All you have to do is drop those DLLs in the same directory as the executing engine. They’ll run at native speed when executed by the CoolBasic program.

Implementing host functions

It’s reasonably easy to implement a host function that is callable from a CoolBasic program. All you need to do is create a managed DLL in any CLR compliant language, such as C# or VB.NET, that contains methods that satisfy this delegate:

[csharp]delegate void CommandAction(StackEntry[] stack, ref int stackIndex);[/csharp]

Let’s create a DLL that introduces a Sleep command that you can then use in your CoolBasic programs. It takes one integer as parameter, the number of milliseconds that the program will wait until continuing execution.

I’ll create a new Class Library project in Visual Studio, name it “MyCoolExtension” and then create a single class “MyCommands” in it. I then add a reference to CoolVES.dll and write this code:

[csharp]namespace MyCoolExtension
using System.Threading;

using CoolVES;
using CoolVES.Integration;

public class MyCommands
/// <summary>
/// Halts the program until the specified amount of milliseconds have elapsed.
/// </summary>
/// <param name="stack">The stack.</param>
/// <param name="stackIndex">Index of the stack.</param>
/// <remarks>Sub Sleep(time As Integer)</remarks>
[Command(Id = 1, Name = "Sleep", ReturnType = DataType.Void)]
[CommandParameter(Index = 0, Name = "time", DataType = DataType.Int32)]
public static void Sleep(StackEntry[] stack, ref int stackIndex)
var time = stack[stackIndex–].AsInteger;


Build this and drop it to the same directory as the final game.

Note that you’ll have to handle stack manipulation manually. This is a speed optimization. It’s nothing too complicated though; you’ll simply access the stack array and decrease the pointer for as many times as you have parameters in your function. If you specify something else than Void as the return value type, you’ll also have to assign a value onto the stack at the end, too.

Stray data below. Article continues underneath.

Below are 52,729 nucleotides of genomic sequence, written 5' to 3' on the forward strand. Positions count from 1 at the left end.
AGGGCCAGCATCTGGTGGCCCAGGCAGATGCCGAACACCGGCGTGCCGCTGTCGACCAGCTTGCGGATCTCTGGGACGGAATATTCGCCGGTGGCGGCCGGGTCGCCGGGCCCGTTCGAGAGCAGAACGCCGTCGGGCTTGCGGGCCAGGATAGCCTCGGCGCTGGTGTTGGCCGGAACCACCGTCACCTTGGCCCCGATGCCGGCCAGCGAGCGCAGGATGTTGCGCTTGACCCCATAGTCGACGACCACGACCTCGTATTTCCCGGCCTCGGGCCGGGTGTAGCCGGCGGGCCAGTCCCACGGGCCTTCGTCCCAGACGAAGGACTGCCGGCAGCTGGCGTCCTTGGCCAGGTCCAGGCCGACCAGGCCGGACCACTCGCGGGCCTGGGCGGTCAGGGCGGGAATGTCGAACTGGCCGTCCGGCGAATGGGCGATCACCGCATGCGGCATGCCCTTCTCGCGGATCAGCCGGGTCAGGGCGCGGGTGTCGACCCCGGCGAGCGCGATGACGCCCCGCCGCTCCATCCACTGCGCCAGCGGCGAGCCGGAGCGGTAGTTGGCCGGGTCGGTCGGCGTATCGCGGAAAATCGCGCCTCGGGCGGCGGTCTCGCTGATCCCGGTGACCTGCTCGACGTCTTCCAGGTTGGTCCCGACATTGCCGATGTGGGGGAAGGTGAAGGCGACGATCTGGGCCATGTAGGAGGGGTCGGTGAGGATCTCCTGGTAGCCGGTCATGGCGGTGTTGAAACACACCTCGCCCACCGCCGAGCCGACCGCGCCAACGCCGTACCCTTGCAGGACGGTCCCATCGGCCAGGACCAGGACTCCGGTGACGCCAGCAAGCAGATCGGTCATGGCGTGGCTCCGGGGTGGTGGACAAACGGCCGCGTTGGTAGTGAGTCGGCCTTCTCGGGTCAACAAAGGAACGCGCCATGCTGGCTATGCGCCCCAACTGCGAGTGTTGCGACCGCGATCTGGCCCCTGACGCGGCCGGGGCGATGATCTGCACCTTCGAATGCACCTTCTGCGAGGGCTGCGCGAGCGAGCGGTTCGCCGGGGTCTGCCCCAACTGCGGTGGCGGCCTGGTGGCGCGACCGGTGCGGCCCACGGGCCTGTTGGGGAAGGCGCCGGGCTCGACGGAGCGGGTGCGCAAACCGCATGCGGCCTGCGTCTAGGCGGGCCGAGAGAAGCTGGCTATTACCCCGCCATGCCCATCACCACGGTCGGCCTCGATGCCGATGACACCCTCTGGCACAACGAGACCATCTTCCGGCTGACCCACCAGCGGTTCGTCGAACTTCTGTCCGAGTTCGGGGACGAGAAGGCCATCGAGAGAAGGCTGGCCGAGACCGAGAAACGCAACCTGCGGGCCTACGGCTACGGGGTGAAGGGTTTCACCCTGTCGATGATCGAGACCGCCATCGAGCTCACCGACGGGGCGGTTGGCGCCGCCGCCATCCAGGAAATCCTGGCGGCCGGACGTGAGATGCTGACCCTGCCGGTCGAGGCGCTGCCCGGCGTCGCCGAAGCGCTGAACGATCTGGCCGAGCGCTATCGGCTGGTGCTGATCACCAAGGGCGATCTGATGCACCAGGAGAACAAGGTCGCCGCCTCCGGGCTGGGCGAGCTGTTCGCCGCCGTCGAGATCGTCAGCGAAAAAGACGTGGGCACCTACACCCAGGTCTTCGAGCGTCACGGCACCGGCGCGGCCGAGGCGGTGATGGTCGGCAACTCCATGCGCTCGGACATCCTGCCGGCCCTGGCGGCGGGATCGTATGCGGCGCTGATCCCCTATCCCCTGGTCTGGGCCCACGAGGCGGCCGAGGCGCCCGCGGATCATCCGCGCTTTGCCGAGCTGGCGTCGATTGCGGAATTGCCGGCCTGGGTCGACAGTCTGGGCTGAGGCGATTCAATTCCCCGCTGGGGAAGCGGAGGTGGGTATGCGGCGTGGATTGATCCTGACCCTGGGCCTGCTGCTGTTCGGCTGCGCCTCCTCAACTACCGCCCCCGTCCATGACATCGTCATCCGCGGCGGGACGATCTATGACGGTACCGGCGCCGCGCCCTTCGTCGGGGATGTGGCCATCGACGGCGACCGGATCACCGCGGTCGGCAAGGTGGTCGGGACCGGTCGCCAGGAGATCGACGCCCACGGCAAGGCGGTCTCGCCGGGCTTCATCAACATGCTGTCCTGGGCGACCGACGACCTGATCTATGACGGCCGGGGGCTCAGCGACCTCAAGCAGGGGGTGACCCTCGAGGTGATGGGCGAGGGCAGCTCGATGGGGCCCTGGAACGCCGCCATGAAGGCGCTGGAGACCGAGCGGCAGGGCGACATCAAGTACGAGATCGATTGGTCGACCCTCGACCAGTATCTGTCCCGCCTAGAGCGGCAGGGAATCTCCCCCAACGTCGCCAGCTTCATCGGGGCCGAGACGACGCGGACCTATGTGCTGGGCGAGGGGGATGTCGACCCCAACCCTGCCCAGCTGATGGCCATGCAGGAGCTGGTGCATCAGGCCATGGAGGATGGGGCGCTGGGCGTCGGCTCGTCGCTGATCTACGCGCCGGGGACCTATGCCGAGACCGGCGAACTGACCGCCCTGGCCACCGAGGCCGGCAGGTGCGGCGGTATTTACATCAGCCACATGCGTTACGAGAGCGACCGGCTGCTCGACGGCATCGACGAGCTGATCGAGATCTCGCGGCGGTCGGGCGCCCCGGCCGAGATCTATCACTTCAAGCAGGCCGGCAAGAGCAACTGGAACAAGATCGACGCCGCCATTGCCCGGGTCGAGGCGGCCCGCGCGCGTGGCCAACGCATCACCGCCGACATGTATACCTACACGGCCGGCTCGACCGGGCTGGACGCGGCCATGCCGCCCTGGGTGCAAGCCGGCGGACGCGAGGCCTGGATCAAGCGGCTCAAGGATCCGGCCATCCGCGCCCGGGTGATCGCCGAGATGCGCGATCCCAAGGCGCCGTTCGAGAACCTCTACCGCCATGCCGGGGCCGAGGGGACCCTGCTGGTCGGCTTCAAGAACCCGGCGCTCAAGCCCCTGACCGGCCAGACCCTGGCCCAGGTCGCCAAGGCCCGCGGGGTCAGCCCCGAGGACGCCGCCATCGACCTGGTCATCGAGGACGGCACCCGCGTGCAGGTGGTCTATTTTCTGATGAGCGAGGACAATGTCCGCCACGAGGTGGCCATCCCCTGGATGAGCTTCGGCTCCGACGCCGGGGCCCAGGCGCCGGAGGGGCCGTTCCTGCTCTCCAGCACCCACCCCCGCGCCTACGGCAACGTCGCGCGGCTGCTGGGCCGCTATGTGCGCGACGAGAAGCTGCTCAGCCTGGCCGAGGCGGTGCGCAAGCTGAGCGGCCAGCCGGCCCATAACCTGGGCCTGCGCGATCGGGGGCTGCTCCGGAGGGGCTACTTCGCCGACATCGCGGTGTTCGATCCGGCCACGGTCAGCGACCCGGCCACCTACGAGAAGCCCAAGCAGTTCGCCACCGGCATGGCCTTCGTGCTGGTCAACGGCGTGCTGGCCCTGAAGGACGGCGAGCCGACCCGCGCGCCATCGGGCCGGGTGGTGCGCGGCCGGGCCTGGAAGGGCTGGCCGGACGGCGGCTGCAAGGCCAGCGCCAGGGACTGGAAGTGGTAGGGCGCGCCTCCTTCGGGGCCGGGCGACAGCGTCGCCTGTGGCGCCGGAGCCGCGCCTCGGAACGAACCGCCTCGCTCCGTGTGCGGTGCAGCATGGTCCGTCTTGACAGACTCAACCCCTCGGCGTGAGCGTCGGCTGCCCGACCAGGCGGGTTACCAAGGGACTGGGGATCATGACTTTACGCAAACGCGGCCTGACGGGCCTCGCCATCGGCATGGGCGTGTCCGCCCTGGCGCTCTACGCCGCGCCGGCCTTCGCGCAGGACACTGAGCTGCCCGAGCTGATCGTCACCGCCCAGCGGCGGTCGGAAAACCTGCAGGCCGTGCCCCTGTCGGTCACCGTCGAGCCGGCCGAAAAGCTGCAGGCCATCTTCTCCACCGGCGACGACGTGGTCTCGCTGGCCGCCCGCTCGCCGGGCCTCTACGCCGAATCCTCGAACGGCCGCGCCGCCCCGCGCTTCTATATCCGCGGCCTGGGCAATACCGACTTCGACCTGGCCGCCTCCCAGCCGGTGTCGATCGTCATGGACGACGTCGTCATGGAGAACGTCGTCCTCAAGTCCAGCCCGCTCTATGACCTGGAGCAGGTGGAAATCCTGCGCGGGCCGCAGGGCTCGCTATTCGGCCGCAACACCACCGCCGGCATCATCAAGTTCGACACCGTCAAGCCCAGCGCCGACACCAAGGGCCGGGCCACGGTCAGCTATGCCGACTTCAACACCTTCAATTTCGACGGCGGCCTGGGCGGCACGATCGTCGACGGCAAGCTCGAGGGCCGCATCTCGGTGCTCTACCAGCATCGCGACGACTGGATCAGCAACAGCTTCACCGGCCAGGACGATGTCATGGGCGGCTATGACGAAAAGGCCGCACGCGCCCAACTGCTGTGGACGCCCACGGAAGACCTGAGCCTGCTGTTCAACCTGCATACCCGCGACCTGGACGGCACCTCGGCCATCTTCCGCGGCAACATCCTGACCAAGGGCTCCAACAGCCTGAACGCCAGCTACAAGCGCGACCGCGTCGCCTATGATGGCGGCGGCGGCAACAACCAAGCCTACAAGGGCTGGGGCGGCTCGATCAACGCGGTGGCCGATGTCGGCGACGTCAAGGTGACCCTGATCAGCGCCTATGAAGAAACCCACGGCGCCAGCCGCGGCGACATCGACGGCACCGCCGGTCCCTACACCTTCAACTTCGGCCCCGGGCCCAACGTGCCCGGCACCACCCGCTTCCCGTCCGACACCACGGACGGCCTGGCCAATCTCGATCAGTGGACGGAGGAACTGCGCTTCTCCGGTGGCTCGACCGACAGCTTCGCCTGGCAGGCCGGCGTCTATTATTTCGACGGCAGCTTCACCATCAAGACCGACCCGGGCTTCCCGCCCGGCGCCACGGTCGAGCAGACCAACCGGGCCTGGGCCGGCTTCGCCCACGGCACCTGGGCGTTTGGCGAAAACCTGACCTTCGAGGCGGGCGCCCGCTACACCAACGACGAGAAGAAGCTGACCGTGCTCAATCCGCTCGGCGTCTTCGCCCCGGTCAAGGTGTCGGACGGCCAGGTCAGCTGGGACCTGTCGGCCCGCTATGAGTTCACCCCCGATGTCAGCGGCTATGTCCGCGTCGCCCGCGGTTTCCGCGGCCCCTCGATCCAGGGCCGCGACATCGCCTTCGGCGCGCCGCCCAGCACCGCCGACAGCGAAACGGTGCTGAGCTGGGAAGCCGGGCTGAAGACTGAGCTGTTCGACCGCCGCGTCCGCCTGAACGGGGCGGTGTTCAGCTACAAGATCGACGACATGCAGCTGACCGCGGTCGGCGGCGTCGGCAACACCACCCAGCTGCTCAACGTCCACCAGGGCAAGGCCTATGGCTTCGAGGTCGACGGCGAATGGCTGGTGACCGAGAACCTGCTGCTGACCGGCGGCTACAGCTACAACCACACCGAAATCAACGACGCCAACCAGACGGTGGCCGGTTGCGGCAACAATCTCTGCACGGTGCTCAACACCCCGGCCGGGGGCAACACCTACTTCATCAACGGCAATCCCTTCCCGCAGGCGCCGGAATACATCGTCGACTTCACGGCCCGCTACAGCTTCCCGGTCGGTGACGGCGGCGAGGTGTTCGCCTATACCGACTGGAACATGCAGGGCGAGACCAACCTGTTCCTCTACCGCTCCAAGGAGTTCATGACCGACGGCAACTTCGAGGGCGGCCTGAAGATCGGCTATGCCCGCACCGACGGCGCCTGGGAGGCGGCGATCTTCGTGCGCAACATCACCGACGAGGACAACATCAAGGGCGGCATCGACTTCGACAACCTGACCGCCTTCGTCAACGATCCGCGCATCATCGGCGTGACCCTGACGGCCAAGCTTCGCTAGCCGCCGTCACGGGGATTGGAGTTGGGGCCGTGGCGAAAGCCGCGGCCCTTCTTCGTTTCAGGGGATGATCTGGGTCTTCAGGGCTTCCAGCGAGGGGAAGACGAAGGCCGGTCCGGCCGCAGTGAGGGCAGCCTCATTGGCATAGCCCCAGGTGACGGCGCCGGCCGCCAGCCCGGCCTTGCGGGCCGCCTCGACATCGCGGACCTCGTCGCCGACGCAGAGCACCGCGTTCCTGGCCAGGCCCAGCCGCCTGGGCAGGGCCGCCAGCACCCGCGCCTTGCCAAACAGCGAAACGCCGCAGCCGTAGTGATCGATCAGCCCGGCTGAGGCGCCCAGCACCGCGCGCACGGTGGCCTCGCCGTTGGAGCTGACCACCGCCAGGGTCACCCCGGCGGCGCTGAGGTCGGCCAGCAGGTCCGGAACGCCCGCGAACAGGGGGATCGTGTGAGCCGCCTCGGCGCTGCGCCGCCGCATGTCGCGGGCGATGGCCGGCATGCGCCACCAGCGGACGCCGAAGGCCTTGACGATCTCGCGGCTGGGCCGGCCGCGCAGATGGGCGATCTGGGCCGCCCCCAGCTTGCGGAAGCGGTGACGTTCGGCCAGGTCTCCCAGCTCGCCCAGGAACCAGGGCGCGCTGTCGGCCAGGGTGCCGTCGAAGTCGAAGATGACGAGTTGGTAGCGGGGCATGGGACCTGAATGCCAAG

There’s one additional step that needs to be done in order to have the compiler support this new command. There will be a tool with which you can generate a “definition file” out of this DLL. The file contains metadata that describes the functions and constants contained within your library. You only have to do this once. This file is provided to the CoolBasic Classic compiler in the command line.

Definition file handling will be done automatically behind the scenes by the code editor. Also note that you only need the file in development time; metadata doesn’t (and shouldn’t) be present in the final game output directory.

As a library developer, when you want to distribute your work, simply provide the compiled DLL along with the generated metadata file. To use the library, the end user would make a reference to the metadata file in their code editor. This would make all new functions and constants available for syntax highlighting and compilation.

If one can programmatically generate the metadata out of a compiled DLL, why would we need a separate metadata file? Can’t we just inspect the referenced additional DLLs for this information on-the-fly when compiling? Well, no… that would create a strong dependency between the CoolBasic Classic compiler and CoolVES virtual machine. The idea is to decouple CoolBasic Classic as a language from any game engines (or execution engines, rather.) The metadata format has been designed to be quite flexible and can describe much more complicated type information than what CoolVES provides currently. In other words, the metadata can span across current and future coming technologies.

All in all, I think this design addresses the requirements in a neat way:

  1. You can achieve machine code speed
  2. It’s easy to create these DLLs
  3. You can harness the full power of the .NET and Mono frameworks
  4. It’s easy to consume these DLLs. They integrate to editor, compiler and runtime automatically. No need to declare the functions in code before use

It doesn’t allow you to call unmanaged DLLs without creating a managed wrapper, though. Perhaps that’s better handled with a Declare Function statement…